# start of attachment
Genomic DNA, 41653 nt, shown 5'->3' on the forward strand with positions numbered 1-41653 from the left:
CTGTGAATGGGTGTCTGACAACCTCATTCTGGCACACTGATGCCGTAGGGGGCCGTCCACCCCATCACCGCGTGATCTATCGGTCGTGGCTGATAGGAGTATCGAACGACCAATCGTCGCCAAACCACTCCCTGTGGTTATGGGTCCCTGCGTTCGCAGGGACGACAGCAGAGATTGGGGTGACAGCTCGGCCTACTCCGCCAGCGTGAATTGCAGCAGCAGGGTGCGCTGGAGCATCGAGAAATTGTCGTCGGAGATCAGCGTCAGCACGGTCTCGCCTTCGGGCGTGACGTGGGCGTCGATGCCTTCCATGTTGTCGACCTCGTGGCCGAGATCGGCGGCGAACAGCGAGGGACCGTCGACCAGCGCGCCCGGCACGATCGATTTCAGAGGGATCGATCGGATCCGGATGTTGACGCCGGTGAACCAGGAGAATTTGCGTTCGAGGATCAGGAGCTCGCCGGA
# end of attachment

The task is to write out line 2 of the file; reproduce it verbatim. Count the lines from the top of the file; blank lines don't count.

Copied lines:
CTGTGAATGGGTGTCTGACAACCTCATTCTGGCACACTGATGCCGTAGGGGGCCGTCCACCCCATCACCGCGTGATCTATCGGTCGTGGCTGATAGGAGTATCGAACGACCAATCGTCGCCAAACCACTCCCTGTGGTTATGGGTCCCTGCGTTCGCAGGGACGACAGCAGAGATTGGGGTGACAGCTCGGCCTACTCCGCCAGCGTGAATTGCAGCAGCAGGGTGCGCTGGAGCATCGAGAAATTGTCGTCGGAGATCAGCGTCAGCACGGTCTCGCCTTCGGGCGTGACGTGGGCGTCGATGCCTTCCATGTTGTCGACCTCGTGGCCGAGATCGGCGGCGAACAGCGAGGGACCGTCGACCAGCGCGCCCGGCACGATCGATTTCAGAGGGATCGATCGGATCCGGATGTTGACGCCGGTGAACCAGGAGAATTTGCGTTCGAGGATCAGGAGCTCGCCGGA